Tuesday, November 15, 2011

Freud's Cutoff

I've gone back a read as many of film club's Meek's Cutoff posts that I can find, and I have to say that I disagree with the assessment of Meek as a serpent. He never came across to me as being intentionally misleading. In fact, on more than one occasion, he defers to the judgment of others in the group. He presents himself with a lot of bravado, but the moment he's challenged, he backs down. Not like the Serpent of Scripture, always "seeking whom he may devour." I think that Meek is as lost as the rest of them. I've been playing with a theory that poses the entire wagon train as representing humankind's search for meaning. Different characters represent different parts of the psyche. I see Meek as the id, propelled by pride and instinct, but destined to be lost, regardless of its intention. Emily is the superego, seeking truth that places it outside of its comfort zone. Solomon is the ego, trying to reconcile the id and superego, focusing on the practicalities of the journey. The Indian is the Holy Spirit, or for those not inclined towards such specificity, the hope for salvation. But the way to salvation in the high desert is not something easily attained. It requires trust and patience and faith. It is often silent and doesn't explain itself. Sometimes it seems like it's not even all there. But in the end, humanity is led to the tree of life, which is actually the beginning of the real journey. And I wonder if the end of the film is not meant to represent that beginning of something--enlightenment, spiritual awareness, self awareness, salvation... The id's response is to cover for itself--"oh, we couldn't have avoided it, it was all planned out in the beginning, etc." It's fatalistic in its response, as it has to be, driven by its impulses. Emily looks for a long time at the Indian. She knows he's more than what he appears to be.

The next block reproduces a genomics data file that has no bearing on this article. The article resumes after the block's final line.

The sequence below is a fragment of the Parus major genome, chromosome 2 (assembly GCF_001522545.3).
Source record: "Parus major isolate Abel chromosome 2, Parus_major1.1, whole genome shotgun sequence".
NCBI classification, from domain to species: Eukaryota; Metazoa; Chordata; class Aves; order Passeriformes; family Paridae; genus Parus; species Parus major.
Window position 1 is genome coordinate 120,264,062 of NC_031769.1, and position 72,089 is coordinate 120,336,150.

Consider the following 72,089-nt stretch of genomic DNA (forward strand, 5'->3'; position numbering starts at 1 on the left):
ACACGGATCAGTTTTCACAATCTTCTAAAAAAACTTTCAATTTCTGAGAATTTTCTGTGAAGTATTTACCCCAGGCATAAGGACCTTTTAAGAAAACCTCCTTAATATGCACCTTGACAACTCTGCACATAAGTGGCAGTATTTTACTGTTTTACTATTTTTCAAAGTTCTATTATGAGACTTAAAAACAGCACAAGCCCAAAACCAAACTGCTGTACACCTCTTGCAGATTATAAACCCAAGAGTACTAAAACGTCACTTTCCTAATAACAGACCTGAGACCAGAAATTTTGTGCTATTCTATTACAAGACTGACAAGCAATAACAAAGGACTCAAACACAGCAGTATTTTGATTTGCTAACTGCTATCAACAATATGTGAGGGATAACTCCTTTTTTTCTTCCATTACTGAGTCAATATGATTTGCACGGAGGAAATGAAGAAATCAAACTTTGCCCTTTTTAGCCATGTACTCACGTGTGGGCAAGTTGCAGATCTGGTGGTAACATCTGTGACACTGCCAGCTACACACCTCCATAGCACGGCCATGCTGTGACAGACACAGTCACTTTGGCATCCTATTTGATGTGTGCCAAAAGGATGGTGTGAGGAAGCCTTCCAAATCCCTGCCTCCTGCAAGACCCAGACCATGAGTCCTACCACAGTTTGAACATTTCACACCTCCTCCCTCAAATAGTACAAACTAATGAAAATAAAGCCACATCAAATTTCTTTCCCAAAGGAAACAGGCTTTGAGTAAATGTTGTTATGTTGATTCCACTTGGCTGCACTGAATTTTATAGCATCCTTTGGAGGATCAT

I wonder if the Genesis 3 reading in the beginning is meant really to refer to the end of the film, as opposed to what happens in between. I can't help but wonder if it's intentionally misleading, as if to challenge the audience to look beyond the obvious symbolisim to something deeper and more complex. Reichardt's having a little fun with us, and I love her for it.

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